Pollen-inspired technology developed by Cornell University provides beekeepers, consumers and farmers with an antidote to deadly pesticides.
These substances kill wild bees and cause beekeepers to lose about a third of their hives every year.
An early version of the technology, which detoxified bees from a widely used group of insecticides called organophosphates, is described in a new study, "Pollen-Inspired Enzyme Microparticles to Reduce Organophosphate Toxicity in Managed Pollinators," published in Nature Food.
Beemmunity, factory of "pollen" that cures
The method of administering the antidote has now been adapted to effectively protect bees from all insecticides and has inspired a new society, Bee community, based in the state of New York.
Studies show that the wax and pollen in 98% of hives in the US are contaminated with an average of six pesticides, which also reduce a bee's immunity to devastating varroa mites and pathogens.
An enormous damage, also because pollinators provide vital services by helping to fertilize the crops that lead to the production of a third of the food we consume.
Pollen antidote: research
"We have a solution whereby beekeepers can feed their bees with our microparticle products in pollen balls or in a sugar syrup, to detoxify the hive of pesticides," he says. James Webb, CEO of Beemmunity.
The first author of the study, Jing Chen, is a postdoctoral researcher in the senior author's laboratory Minglin Ma, associate professor in the Department of Biological and Environmental Engineering of the College of Agriculture and Life Sciences (CALS).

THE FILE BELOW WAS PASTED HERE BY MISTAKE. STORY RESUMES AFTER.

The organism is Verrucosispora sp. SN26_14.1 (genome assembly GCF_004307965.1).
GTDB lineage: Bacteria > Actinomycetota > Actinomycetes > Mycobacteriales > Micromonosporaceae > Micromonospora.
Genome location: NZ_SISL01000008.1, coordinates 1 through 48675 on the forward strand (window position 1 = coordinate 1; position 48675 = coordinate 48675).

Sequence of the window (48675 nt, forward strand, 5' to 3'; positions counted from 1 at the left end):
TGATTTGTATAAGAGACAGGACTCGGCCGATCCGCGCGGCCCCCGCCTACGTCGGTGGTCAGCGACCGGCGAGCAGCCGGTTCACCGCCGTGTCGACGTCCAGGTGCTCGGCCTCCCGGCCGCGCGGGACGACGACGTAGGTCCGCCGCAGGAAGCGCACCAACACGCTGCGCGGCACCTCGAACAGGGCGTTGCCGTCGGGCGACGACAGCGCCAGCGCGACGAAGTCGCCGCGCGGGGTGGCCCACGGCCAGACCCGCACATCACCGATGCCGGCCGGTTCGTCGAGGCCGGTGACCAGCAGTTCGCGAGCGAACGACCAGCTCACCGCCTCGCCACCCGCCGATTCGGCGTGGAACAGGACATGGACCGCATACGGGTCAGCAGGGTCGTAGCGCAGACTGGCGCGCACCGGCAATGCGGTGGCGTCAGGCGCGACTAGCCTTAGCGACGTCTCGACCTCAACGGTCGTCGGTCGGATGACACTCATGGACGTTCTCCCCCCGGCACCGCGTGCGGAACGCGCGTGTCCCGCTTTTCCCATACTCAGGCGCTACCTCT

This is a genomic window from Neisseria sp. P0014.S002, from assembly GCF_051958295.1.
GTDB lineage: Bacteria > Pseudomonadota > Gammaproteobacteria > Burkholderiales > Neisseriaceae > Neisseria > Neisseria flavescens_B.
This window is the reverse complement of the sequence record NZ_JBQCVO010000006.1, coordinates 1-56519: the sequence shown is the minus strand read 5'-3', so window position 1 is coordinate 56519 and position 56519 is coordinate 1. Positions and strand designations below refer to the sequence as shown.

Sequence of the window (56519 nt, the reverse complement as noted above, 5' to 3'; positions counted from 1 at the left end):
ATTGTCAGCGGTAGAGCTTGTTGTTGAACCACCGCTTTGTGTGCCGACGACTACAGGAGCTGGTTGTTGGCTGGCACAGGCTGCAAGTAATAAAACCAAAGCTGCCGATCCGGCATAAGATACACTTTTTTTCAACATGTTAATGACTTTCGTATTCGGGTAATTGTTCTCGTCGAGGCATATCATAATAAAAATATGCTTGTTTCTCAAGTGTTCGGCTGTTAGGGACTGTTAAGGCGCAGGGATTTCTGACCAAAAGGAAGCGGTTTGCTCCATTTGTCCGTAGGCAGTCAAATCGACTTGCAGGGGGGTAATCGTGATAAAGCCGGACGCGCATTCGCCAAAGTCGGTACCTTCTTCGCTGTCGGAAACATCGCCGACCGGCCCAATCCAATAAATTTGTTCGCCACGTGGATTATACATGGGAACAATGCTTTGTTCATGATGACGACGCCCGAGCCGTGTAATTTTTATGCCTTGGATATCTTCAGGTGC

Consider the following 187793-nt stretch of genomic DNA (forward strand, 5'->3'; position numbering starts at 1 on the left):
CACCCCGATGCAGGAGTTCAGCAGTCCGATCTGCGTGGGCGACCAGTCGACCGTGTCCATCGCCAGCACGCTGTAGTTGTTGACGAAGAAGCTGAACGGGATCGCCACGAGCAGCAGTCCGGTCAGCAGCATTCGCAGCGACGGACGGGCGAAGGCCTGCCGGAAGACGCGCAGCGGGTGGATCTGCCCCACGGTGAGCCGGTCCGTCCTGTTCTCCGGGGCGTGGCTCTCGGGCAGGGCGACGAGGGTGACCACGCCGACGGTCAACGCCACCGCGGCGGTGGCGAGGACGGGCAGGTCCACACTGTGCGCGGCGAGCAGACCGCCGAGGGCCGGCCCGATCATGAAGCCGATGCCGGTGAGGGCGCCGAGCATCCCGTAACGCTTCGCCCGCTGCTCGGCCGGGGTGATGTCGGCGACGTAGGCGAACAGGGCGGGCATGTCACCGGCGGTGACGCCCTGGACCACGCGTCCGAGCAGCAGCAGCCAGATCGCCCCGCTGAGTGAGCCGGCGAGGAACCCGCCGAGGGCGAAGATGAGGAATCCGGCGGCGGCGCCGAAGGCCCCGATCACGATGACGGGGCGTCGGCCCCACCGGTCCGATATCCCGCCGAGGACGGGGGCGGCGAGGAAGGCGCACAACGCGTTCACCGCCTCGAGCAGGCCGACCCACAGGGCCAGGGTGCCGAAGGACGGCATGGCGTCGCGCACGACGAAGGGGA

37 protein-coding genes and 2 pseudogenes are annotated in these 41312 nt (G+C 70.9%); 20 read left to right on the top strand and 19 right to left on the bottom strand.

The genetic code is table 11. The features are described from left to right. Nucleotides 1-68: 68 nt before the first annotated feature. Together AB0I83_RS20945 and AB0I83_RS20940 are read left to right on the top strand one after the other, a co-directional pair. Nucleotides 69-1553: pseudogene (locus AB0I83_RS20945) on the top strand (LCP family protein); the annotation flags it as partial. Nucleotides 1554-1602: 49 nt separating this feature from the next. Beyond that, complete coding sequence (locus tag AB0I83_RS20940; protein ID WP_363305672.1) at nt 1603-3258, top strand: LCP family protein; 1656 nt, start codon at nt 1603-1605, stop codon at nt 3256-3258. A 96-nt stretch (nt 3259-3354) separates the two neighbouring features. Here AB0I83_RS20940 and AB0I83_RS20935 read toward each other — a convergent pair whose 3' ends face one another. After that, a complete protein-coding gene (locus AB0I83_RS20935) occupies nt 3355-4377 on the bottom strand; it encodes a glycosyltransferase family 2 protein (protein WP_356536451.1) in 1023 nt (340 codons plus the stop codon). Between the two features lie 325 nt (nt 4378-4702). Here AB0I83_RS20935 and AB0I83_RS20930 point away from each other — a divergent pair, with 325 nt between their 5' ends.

The paper focuses on organophosphate-based insecticides, about a third of those on the market. A recent worldwide meta-analysis of studies on pesticide residues in hives found that, according to current usage patterns, of the five insecticides that are very risky to bees, two were organophosphates.
Researchers have developed a uniform, pollen-sized microparticle filled with enzymes that kill organophosphate insecticides before they are absorbed and harm the bee.
The microparticles can be mixed with pollen balls or sugared water and, once ingested, the enzymes (with protection from the bee's stomach acids) travel to the intestines. There, enzymes act to break down organophosphates.
The test results
After a series of in vitro experiments, the researchers tested the system on live bees in the laboratory. They fed bees with contaminated pollen. They then supplied them with the microparticles with the enzyme. A control group was fed only the toxic pollen.
Bees fed on the microparticles had a very good survival rate of 100% after exposure to the insecticide. The unprotected bees died within a few days.
Beemmunity has evolved the concept, also avoiding enzymes. The micro particles have been filled with a special absorbent oil that "attracts" and incorporates the insecticides into this "sponge pollen". Eventually, the bees simply defecate the toxin.
Ready in 2022
The company is conducting tests on 240 hives in New Jersey and plans to launch its products starting in February 2022.
"This is a scalable, low-cost solution. We hope it is a first step in addressing the toxicity problem of insecticides and contributing to the protection of pollinators," says Ma.